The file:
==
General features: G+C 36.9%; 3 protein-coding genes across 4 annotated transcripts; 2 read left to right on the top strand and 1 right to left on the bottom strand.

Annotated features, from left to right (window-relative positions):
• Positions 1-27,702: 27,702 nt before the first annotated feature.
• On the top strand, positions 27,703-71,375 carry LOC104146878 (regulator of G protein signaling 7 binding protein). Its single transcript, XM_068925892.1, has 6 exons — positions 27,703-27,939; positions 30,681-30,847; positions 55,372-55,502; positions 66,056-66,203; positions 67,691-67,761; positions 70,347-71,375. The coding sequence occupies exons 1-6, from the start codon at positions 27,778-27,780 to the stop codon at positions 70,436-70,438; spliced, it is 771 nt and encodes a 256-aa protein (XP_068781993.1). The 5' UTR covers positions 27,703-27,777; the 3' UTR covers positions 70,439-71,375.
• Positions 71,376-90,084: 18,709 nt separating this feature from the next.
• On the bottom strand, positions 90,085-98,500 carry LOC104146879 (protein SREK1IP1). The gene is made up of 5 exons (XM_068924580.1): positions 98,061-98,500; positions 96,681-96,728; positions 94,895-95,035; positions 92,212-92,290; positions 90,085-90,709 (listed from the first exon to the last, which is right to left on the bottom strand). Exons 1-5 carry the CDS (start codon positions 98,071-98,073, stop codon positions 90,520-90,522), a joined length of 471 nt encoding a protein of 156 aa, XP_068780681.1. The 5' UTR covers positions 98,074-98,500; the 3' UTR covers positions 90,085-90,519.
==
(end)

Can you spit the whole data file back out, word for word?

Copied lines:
General features: G+C 36.9%; 3 protein-coding genes across 4 annotated transcripts; 2 read left to right on the top strand and 1 right to left on the bottom strand.

Annotated features, from left to right (window-relative positions):
• Positions 1-27,702: 27,702 nt before the first annotated feature.
• On the top strand, positions 27,703-71,375 carry LOC104146878 (regulator of G protein signaling 7 binding protein). Its single transcript, XM_068925892.1, has 6 exons — positions 27,703-27,939; positions 30,681-30,847; positions 55,372-55,502; positions 66,056-66,203; positions 67,691-67,761; positions 70,347-71,375. The coding sequence occupies exons 1-6, from the start codon at positions 27,778-27,780 to the stop codon at positions 70,436-70,438; spliced, it is 771 nt and encodes a 256-aa protein (XP_068781993.1). The 5' UTR covers positions 27,703-27,777; the 3' UTR covers positions 70,439-71,375.
• Positions 71,376-90,084: 18,709 nt separating this feature from the next.
• On the bottom strand, positions 90,085-98,500 carry LOC104146879 (protein SREK1IP1). The gene is made up of 5 exons (XM_068924580.1): positions 98,061-98,500; positions 96,681-96,728; positions 94,895-95,035; positions 92,212-92,290; positions 90,085-90,709 (listed from the first exon to the last, which is right to left on the bottom strand). Exons 1-5 carry the CDS (start codon positions 98,071-98,073, stop codon positions 90,520-90,522), a joined length of 471 nt encoding a protein of 156 aa, XP_068780681.1. The 5' UTR covers positions 98,074-98,500; the 3' UTR covers positions 90,085-90,519.